Growing in proximity
As we look at the Gospel for the feast of the Confession of St Peter, we can see that the comprehension of Jesus's real identity did not come to the people in line for cures, or bread, or a fight, or anything else from Jesus. All these people have various guesses about who Jesus might be, but all the guesses share the quality of second and thirdhand speculation. Dawning comprehension of Jesus’s identity came as a gift, through Peter, to those who traveled about with Jesus, who lived, listened and learned from him, who ate and drank with him, and who watched him at work, at prayer, and at rest.
It’s good to note that while this feast has Peter in its title, it’s not about Peter. This is a good first lesson for anyone in leadership, especially leaders who have anything to do with the Church, with binding and loosing: “it’s not about you.”
It is, though, about Jesus, who is not simply another one of the prophets interpreting God’s intentions to the people. When the God of the Shema, the God of the prophets chooses to mess about personally inside of ordinary history, Jesus is who appears, Jesus is who God is.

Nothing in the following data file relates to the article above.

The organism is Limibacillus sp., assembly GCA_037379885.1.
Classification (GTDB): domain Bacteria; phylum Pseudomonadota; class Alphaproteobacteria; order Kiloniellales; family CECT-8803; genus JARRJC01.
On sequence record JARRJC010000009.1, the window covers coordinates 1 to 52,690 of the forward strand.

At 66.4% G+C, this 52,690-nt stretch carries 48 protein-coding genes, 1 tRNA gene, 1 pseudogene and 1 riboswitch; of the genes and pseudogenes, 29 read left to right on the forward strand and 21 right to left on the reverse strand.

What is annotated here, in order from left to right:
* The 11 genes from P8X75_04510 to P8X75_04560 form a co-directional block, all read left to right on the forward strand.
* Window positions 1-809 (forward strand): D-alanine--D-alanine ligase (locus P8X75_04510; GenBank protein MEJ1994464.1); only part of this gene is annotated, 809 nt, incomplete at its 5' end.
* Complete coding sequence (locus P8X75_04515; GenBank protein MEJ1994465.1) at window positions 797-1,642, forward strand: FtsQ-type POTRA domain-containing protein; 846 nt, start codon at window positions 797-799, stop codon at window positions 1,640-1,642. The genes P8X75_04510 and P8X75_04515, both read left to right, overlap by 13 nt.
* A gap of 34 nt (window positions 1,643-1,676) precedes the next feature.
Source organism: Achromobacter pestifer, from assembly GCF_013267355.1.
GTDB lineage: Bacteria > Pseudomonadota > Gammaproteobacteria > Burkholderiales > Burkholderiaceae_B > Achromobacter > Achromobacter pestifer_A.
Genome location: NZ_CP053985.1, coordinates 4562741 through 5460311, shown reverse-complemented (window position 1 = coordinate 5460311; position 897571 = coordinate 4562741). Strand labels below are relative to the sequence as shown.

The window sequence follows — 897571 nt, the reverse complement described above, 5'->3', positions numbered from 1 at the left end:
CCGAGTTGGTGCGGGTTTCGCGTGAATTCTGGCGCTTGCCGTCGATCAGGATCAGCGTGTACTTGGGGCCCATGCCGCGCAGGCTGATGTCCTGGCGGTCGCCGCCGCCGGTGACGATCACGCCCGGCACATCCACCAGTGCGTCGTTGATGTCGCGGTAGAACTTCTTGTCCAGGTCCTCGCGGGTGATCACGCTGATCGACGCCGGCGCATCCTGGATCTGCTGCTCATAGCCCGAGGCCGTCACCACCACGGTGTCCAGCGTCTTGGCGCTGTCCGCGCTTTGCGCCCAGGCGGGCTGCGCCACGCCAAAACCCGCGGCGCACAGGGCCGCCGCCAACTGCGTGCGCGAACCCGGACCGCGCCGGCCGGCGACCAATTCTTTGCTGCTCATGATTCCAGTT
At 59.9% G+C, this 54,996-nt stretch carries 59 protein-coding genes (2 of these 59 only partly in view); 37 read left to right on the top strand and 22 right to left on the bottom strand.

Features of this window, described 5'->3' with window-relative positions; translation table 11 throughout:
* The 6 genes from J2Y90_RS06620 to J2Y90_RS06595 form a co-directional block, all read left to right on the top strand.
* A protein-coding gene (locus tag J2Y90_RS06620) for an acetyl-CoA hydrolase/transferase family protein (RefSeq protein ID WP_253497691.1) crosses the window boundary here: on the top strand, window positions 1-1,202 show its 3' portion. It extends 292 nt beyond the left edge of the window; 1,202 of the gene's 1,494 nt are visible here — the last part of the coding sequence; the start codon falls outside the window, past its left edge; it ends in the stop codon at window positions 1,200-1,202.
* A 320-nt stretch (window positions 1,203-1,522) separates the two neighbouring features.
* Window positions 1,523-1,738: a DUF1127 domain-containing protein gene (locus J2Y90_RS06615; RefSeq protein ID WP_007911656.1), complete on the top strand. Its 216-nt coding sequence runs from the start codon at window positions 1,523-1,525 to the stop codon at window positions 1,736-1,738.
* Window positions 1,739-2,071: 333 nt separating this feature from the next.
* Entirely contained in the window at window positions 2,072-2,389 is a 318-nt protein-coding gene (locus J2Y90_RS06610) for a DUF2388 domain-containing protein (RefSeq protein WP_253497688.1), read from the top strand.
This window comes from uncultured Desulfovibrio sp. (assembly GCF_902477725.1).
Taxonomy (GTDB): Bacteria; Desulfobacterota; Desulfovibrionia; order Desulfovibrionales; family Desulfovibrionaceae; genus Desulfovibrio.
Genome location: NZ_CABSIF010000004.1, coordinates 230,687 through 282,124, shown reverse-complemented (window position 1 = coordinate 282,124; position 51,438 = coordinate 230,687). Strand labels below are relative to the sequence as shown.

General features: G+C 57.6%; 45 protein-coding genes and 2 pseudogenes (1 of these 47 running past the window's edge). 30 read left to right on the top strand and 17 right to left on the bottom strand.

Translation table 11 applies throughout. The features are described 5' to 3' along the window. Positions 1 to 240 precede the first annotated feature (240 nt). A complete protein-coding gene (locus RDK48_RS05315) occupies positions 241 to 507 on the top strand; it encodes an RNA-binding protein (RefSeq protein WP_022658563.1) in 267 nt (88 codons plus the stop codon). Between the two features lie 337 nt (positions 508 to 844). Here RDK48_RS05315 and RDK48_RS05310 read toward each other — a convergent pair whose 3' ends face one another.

In the Rule, St Benedict seems to devote the most space to two particular things: how pray in common, and how to live graciously and respectfully with one another—how to lovingly inhabit a common space. Just as with Peter and the first disciples, we too will come to know Jesus’s true identity by means of the common life, lived where Jesus lives. In common worship, in constantly moving about in the same small space with the same other people, we will be formed as knowers and lovers of Jesus, as real human beings who live humbly and justly with one another.